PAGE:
If none of the above works, I search online for units in the complex that have been listed for sale or rent in the recent past. If I find any, I phone the estate agents and ask if they would arrange for me to have access. Often, the agents know the complex well, or can put me in touch with a member of the body corporate who can assist. On more than one occasion, the estate agent has put me in contact with the tenant or owner.

Properties out of town

It can be difficult to find out whether a property is occupied when you do not live nearby. I find that a combination of approaches usually works.

The sheriff in the area is the best place to start, although, in my experience, they provide the least information.

If I have a friend who lives nearby, I ask him or her to drive past the house in the evening and check whether any lights are on, or to stop by on a Saturday morning and check whether there is a car in the driveway, or any other sign of an occupant. An overgrown garden or a green pool is usually a good sign that the house is unoccupied.

If the property is in a complex, I ask my friend to drop by on a Saturday morning and ask the security guards whether the unit is occupied. I also ask my friend to find out on which floor the unit is situated. This is important, because, apart from the size of the unit and the number of bedrooms and bathrooms, the floor on which the unit is located will have an impact on the value of the property.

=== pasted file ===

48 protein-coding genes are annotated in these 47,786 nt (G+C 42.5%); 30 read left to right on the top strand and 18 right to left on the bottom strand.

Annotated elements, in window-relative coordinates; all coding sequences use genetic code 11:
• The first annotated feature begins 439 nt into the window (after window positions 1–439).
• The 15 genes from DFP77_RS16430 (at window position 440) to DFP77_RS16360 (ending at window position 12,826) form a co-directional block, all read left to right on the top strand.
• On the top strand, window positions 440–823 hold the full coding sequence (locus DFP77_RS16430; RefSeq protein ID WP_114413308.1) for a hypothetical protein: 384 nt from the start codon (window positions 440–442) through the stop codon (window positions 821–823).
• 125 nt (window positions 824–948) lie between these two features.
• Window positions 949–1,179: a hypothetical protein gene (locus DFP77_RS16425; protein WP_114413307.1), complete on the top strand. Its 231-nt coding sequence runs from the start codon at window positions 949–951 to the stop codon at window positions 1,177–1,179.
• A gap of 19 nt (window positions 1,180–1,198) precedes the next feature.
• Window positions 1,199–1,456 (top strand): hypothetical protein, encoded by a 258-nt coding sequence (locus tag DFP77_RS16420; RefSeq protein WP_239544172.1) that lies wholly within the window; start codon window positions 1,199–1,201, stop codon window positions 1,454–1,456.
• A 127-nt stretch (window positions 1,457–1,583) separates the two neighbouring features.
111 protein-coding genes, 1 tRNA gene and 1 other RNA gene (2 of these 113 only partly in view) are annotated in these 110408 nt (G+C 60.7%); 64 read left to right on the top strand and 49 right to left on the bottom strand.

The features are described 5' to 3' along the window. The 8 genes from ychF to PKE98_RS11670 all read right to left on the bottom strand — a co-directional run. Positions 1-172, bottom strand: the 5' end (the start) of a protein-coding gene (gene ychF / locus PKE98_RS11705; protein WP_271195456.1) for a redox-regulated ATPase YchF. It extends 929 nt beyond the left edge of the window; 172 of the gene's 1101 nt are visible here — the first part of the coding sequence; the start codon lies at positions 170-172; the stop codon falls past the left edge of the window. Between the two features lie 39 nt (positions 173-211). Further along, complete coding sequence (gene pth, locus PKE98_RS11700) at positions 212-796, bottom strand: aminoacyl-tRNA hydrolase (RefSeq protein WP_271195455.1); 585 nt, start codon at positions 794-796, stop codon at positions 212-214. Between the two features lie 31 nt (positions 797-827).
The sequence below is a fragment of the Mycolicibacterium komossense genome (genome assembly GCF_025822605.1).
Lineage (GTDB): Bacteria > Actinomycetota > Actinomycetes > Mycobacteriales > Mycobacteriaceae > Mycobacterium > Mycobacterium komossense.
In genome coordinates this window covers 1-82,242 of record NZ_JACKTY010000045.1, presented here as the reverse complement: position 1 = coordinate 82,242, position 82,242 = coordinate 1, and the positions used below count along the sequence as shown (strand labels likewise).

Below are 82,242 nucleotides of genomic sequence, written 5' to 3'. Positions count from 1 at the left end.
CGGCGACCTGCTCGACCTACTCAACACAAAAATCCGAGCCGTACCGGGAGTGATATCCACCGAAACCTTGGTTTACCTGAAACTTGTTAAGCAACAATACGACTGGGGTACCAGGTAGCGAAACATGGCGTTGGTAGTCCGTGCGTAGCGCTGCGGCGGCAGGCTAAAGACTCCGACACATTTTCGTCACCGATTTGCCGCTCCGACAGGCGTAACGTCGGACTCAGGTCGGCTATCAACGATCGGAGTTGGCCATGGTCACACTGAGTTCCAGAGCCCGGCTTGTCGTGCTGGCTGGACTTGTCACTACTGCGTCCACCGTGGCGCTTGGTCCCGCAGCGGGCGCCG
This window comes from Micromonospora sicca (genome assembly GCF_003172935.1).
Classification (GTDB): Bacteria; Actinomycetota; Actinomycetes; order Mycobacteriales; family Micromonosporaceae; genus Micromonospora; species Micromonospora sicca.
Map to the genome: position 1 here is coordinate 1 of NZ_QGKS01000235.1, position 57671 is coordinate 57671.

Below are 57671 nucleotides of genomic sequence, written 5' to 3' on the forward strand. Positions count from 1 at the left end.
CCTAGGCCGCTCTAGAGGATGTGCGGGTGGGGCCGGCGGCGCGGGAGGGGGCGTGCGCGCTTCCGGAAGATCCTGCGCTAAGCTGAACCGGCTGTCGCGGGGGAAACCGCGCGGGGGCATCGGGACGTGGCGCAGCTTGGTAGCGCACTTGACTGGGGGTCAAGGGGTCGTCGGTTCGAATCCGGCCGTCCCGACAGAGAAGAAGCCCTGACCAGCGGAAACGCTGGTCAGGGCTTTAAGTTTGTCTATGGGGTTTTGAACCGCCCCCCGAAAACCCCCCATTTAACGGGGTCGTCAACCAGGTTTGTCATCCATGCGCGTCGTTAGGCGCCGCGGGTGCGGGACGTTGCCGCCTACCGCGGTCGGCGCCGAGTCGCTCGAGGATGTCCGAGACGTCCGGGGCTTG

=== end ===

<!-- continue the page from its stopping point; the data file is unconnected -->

Is the occupier the owner?

Once you know that a property is occupied, you need to find out whether the occupier is the owner or a tenant. This requires some real detective work.

A little trick I’ve learnt is to find out the details of the defendant. In most cases, if the defendant is a company or close corporation, the property will be tenanted. In this case, I feel more comfortable with approaching the occupant and telling him or her that I intend to bid on the property, and if my bid is successful, that I would like him or her to stay on. I also ask the tenant for the letting agent’s contact details, so I can verify what the tenant has told me about the terms of the lease.

Large complexes often have caretakers who can tell you whether or not a unit is vacant. If it is occupied, the caretaker may be able to tell you by whom and may be prepared to provide you with their contact details.

Another potential source of information is a managing agent. You might have to do some sleuthing to find out the name, but, in some cases, a Google search using the name of the complex will suffice. If it does not, search for a unit for sale or rent in the complex and phone the estate agent who posted the listing. Very often, the agent will be able to provide you with the name and contact details of the managing agent, as well as other information about the property.

If you track down the managing agent, he or she should be able to provide you with a vital piece of information: the outstanding levies, which will become the liability of the purchaser.

Two other sources of information are:

* The conveyancing attorneys; and

* The trustees of the body corporate, who are often keen to ensure that the property will reach the highest possible price at auction, so that the body corporate can recover any outstanding levies.

If you establish that the property is occupied by a tenant, you must establish the terms and conditions of the lease, and whether the tenant can be relied on to pay the rent.

Most tenants are relieved that the prospective owner wants them to stay on, but some try to improve their lot by saying they are paying a lower rent than they actually are. It’s not always wise to take tenants at their word, so you should ask them, or the rental agent, for a copy of the lease.